Sunday, July 22, 2012

Peanut "Butter is Good for the Soul" Cookies

I crave peanut butter. I don't know if it is from the salt or the protein or the oil (probably all three), but nothing really hits the spot like a spoonful of peanut butter. We have been out of peanut butter for the last three days, but since we finally have some in the house and it's a stormy day in Panama, David and I decided to make some cookies. 

David wanted to make cookies from a recipe out of The Joy of Cooking, which included 1 cup of sugar and 1 stick of butter. I wanted to make a super healthy version that included chickpeas, but luckily for David we don't have a food processor to mash up the chickpeas.

Time to compromise. 

Saturday, July 21, 2012

Not Enough Time? Create a Working Task List

Do you struggle with time management? Do you feel so overwhelmed by all the things that you need to do, but don't know where to start? Do you procrastinate and then essentially don't get anything done at all? 

Time management is something that we all struggle with regardless of age or profession. Maybe you have found a rhythm and schedule that works professionally, but feel confused on how to organize your personal time. Or you might not have any trouble organizing your personal time, but not know how to make the most of your work day at the office.

A lot of people advocate scheduling every single task into a calendar or project management software. This is a good system, but sometimes the structure doesn't account for all the little unexpected things that happen during the day. I recommend using a working task list and block schedule instead.

Thursday, July 19, 2012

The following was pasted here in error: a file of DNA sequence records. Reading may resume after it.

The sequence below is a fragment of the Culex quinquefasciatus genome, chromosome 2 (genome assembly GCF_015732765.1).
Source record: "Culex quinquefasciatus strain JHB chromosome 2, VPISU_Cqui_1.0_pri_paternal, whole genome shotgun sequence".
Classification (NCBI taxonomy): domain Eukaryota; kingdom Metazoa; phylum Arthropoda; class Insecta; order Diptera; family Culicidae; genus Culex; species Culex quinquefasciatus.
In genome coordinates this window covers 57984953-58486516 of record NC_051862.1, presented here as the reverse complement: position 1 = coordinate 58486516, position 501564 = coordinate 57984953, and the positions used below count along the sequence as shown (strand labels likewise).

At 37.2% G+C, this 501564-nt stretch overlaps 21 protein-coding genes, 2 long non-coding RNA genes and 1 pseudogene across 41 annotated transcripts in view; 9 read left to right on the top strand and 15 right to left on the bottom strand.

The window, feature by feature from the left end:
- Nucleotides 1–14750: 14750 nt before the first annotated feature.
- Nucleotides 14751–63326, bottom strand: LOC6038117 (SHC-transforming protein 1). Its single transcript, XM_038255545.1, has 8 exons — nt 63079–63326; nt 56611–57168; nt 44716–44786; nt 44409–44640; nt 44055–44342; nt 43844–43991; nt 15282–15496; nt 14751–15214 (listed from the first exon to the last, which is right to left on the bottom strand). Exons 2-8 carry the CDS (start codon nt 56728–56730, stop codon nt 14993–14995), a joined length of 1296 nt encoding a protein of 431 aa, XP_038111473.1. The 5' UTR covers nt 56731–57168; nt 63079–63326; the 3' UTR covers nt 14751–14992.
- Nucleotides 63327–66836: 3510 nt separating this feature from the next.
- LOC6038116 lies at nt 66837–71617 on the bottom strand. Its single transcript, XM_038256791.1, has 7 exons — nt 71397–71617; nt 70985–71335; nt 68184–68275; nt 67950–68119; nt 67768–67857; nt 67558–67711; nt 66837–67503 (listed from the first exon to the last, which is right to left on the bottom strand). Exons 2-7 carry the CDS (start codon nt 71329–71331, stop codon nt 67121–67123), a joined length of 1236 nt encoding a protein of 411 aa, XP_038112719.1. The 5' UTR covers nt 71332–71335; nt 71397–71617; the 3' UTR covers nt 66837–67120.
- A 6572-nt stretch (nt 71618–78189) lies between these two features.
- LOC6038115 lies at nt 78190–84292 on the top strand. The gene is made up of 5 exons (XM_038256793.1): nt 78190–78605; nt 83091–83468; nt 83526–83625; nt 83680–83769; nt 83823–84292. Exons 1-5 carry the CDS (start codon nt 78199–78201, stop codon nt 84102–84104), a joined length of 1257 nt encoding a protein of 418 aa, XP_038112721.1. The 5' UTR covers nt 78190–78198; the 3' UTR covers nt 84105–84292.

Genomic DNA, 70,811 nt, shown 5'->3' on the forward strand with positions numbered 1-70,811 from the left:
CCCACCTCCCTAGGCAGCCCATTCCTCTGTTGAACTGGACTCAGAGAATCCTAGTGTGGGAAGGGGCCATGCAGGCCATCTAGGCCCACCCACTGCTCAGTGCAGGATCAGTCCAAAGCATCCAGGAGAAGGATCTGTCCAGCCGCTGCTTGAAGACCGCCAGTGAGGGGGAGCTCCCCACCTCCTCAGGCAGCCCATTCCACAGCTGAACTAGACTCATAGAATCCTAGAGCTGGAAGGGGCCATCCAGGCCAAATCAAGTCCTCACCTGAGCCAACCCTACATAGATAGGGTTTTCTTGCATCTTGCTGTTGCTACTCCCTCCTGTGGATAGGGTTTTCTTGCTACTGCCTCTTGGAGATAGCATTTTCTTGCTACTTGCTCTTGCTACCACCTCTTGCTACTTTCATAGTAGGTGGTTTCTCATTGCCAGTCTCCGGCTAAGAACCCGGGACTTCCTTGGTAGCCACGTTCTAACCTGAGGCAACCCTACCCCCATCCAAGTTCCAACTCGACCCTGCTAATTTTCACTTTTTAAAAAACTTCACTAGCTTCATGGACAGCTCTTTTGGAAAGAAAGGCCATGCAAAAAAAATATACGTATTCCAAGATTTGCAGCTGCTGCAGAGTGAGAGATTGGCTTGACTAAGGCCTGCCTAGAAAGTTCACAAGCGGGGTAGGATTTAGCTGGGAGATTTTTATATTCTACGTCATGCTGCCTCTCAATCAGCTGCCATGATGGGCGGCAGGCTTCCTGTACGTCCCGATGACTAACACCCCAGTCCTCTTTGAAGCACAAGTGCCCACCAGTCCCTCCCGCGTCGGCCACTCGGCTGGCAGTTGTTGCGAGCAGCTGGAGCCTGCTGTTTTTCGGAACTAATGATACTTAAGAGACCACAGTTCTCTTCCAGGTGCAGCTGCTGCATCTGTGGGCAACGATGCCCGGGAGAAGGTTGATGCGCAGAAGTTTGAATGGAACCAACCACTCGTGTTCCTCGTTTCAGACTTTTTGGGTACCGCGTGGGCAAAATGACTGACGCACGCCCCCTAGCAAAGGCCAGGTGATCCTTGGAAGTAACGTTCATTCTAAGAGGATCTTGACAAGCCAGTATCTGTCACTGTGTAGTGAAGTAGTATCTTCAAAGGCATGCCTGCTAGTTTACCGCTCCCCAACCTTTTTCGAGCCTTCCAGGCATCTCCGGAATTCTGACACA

Spicy Red Lentil Dal

During a month of pretty strict vegetarianism back in January, I searched high and low for meatless recipes that my diabetic, meat-eating father would also like. Luckily, we both love spicy Indian food. 

Also lucky for us, India is known for some pretty wonderful spicy lentil dishes. This makes sense considering that the country produces half the world's lentils.

Lentils are high in fiber, both soluble and insoluble, and packed with minerals and vitamins like potassium, magnesium, and folate. These little legumes have also been shown to lower cholesterol, reduce heart disease, and decrease the risk of becoming overweight or diabetic.

Wednesday, July 18, 2012

Enjoying the Sunshine (Safely)

Summertime. The days are longer and there is much more time for frolicking in the sun. Vitamin D, a necessary nutrient for bone and muscle strength, is best absorbed through the sun. Recent studies on Vitamin D also suggest that there are even more benefits to Vitamin D than we previously thought.

This past weekend I went to Toboga, a little island off the coast of Panama City. I slathered on the sunscreen as we waited for the ferry to take us and allowed sufficient time for it to dry while we rode out to the island. When we arrived, we set up camp under three large umbrellas and applied more sunscreen before going out to enjoy the ocean. In the midst of soaking up some much needed Vitamin D, I still managed to get a little too pink. As children, we were taught the dangers of too much sunshine and lessons of protecting ourselves. But sometimes, as adults, we forget these lessons and need a little reminder.